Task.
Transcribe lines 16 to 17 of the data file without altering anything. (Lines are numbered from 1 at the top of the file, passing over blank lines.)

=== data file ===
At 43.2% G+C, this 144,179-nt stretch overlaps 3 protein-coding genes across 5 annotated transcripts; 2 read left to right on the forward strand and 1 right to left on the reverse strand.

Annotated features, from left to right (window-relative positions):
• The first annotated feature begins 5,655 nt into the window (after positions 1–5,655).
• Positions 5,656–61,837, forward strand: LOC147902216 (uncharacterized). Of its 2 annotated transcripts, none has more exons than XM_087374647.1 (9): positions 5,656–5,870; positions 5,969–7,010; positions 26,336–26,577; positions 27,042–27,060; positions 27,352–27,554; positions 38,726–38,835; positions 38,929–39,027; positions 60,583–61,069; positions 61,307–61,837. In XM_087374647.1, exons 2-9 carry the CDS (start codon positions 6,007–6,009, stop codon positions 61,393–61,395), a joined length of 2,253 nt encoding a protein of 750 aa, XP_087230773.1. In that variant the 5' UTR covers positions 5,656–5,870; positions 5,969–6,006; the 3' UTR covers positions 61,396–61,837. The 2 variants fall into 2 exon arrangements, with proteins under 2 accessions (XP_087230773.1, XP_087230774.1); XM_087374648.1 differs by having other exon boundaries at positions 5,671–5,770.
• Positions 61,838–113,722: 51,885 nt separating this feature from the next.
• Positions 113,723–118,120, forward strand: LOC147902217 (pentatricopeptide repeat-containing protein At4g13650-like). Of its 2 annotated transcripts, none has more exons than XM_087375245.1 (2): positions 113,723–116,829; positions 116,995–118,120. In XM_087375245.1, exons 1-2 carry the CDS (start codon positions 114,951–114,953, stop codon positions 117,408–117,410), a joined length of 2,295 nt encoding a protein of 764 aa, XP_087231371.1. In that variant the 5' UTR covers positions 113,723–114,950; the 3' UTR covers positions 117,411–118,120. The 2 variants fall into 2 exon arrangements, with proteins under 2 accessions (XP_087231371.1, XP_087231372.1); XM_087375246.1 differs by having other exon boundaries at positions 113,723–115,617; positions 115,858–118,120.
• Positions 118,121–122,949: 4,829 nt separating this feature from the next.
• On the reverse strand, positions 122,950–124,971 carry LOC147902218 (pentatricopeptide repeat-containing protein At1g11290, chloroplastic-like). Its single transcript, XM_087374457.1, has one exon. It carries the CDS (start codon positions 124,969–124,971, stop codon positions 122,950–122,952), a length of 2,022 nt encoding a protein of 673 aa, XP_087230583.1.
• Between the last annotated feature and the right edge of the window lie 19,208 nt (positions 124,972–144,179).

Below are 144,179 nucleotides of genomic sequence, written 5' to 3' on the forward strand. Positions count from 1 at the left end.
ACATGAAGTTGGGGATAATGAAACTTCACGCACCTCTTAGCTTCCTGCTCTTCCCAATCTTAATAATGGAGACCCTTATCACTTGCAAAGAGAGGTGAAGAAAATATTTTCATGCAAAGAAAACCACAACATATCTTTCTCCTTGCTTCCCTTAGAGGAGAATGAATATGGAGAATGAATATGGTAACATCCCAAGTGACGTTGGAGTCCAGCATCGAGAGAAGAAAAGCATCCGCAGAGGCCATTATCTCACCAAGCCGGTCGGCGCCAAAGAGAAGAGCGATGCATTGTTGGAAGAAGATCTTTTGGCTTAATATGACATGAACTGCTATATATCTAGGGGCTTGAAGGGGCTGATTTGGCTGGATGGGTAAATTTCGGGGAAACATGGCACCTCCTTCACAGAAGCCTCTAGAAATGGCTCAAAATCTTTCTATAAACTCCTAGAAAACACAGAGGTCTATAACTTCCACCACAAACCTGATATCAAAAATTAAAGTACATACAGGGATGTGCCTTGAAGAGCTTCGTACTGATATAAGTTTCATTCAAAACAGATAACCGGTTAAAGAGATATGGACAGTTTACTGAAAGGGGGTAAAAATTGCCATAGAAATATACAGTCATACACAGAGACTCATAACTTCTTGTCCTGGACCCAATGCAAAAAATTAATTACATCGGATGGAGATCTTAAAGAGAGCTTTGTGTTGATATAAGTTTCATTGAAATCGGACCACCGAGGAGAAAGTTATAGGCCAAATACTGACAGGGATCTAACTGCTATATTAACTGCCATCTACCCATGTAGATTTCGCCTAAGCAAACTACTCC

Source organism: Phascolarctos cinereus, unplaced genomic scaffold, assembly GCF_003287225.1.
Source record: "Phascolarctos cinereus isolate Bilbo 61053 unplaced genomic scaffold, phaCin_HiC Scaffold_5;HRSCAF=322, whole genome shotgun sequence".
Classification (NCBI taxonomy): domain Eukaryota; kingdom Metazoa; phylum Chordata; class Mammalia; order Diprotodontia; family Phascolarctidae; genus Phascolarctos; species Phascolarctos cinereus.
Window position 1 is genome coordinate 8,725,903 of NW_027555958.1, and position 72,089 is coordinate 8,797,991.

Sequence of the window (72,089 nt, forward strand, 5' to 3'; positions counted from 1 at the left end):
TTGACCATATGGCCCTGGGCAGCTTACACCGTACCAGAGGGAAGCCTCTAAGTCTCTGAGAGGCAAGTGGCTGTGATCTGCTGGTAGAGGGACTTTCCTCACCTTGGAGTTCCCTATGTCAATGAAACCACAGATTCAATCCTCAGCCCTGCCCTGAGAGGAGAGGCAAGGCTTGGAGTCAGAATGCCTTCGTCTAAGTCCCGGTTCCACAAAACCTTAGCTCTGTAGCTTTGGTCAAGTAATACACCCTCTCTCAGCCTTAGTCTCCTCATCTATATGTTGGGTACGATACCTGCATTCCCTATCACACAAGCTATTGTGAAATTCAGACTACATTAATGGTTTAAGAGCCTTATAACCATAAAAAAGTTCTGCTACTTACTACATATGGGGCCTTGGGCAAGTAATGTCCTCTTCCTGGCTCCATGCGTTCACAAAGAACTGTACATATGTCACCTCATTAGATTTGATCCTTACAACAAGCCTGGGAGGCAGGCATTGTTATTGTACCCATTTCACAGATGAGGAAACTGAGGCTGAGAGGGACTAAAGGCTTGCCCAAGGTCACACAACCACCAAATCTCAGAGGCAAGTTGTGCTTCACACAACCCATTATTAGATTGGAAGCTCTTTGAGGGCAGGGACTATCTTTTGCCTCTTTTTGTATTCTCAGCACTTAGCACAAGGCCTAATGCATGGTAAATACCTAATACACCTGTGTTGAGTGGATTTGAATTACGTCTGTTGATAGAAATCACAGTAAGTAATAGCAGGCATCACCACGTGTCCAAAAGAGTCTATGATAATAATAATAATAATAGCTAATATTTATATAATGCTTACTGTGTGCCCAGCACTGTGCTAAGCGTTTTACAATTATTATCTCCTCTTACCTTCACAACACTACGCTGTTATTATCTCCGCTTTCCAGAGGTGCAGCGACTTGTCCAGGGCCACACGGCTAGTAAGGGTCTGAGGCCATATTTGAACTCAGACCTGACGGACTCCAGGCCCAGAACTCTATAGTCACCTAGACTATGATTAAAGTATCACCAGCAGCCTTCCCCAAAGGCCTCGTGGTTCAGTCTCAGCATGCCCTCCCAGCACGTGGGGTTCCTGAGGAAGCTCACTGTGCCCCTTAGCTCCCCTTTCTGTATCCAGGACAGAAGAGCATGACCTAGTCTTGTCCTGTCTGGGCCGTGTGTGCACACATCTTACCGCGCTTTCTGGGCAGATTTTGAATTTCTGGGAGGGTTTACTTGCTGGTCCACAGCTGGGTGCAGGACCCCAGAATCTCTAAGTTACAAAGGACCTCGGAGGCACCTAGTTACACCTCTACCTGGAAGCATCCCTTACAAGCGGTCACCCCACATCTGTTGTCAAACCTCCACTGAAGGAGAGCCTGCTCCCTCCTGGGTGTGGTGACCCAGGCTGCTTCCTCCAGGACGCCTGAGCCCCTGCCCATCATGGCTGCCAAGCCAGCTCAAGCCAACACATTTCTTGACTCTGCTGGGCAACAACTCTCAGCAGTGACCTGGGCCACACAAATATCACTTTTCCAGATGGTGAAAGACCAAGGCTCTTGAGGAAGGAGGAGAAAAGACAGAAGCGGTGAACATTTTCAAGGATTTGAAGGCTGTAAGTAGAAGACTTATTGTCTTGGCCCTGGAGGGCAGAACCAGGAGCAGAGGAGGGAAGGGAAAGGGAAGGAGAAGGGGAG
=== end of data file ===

Sequence of the window (72,089 nt, forward strand, 5' to 3'; positions counted from 1 at the left end):
TTGACCATATGGCCCTGGGCAGCTTACACCGTACCAGAGGGAAGCCTCTAAGTCTCTGAGAGGCAAGTGGCTGTGATCTGCTGGTAGAGGGACTTTCCTCACCTTGGAGTTCCCTATGTCAATGAAACCACAGATTCAATCCTCAGCCCTGCCCTGAGAGGAGAGGCAAGGCTTGGAGTCAGAATGCCTTCGTCTAAGTCCCGGTTCCACAAAACCTTAGCTCTGTAGCTTTGGTCAAGTAATACACCCTCTCTCAGCCTTAGTCTCCTCATCTATATGTTGGGTACGATACCTGCATTCCCTATCACACAAGCTATTGTGAAATTCAGACTACATTAATGGTTTAAGAGCCTTATAACCATAAAAAAGTTCTGCTACTTACTACATATGGGGCCTTGGGCAAGTAATGTCCTCTTCCTGGCTCCATGCGTTCACAAAGAACTGTACATATGTCACCTCATTAGATTTGATCCTTACAACAAGCCTGGGAGGCAGGCATTGTTATTGTACCCATTTCACAGATGAGGAAACTGAGGCTGAGAGGGACTAAAGGCTTGCCCAAGGTCACACAACCACCAAATCTCAGAGGCAAGTTGTGCTTCACACAACCCATTATTAGATTGGAAGCTCTTTGAGGGCAGGGACTATCTTTTGCCTCTTTTTGTATTCTCAGCACTTAGCACAAGGCCTAATGCATGGTAAATACCTAATACACCTGTGTTGAGTGGATTTGAATTACGTCTGTTGATAGAAATCACAGTAAGTAATAGCAGGCATCACCACGTGTCCAAAAGAGTCTATGATAATAATAATAATAATAGCTAATATTTATATAATGCTTACTGTGTGCCCAGCACTGTGCTAAGCGTTTTACAATTATTATCTCCTCTTACCTTCACAACACTACGCTGTTATTATCTCCGCTTTCCAGAGGTGCAGCGACTTGTCCAGGGCCACACGGCTAGTAAGGGTCTGAGGCCATATTTGAACTCAGACCTGACGGACTCCAGGCCCAGAACTCTATAGTCACCTAGACTATGATTAAAGTATCACCAGCAGCCTTCCCCAAAGGCCTCGTGGTTCAGTCTCAGCATGCCCTCCCAGCACGTGGGGTTCCTGAGGAAGCTCACTGTGCCCCTTAGCTCCCCTTTCTGTATCCAGGACAGAAGAGCATGACCTAGTCTTGTCCTGTCTGGGCCGTGTGTGCACACATCTTACCGCGCTTTCTGGGCAGATTTTGAATTTCTGGGAGGGTTTACTTGCTGGTCCACAGCTGGGTGCAGGACCCCAGAATCTCTAAGTTACAAAGGACCTCGGAGGCACCTAGTTACACCTCTACCTGGAAGCATCCCTTACAAGCGGTCACCCCACATCTGTTGTCAAACCTCCACTGAAGGAGAGCCTGCTCCCTCCTGGGTGTGGTGACCCAGGCTGCTTCCTCCAGGACGCCTGAGCCCCTGCCCATCATGGCTGCCAAGCCAGCTCAAGCCAACACATTTCTTGACTCTGCTGGGCAACAACTCTCAGCAGTGACCTGGGCCACACAAATATCACTTTTCCAGATGGTGAAAGACCAAGGCTCTTGAGGAAGGAGGAGAAAAGACAGAAGCGGTGAACATTTTCAAGGATTTGAAGGCTGTAAGTAGAAGACTTATTGTCTTGGCCCTGGAGGGCAGAACCAGGAGCAGAGGAGGGAAGGGAAAGGGAAGGAGAAGGGGAG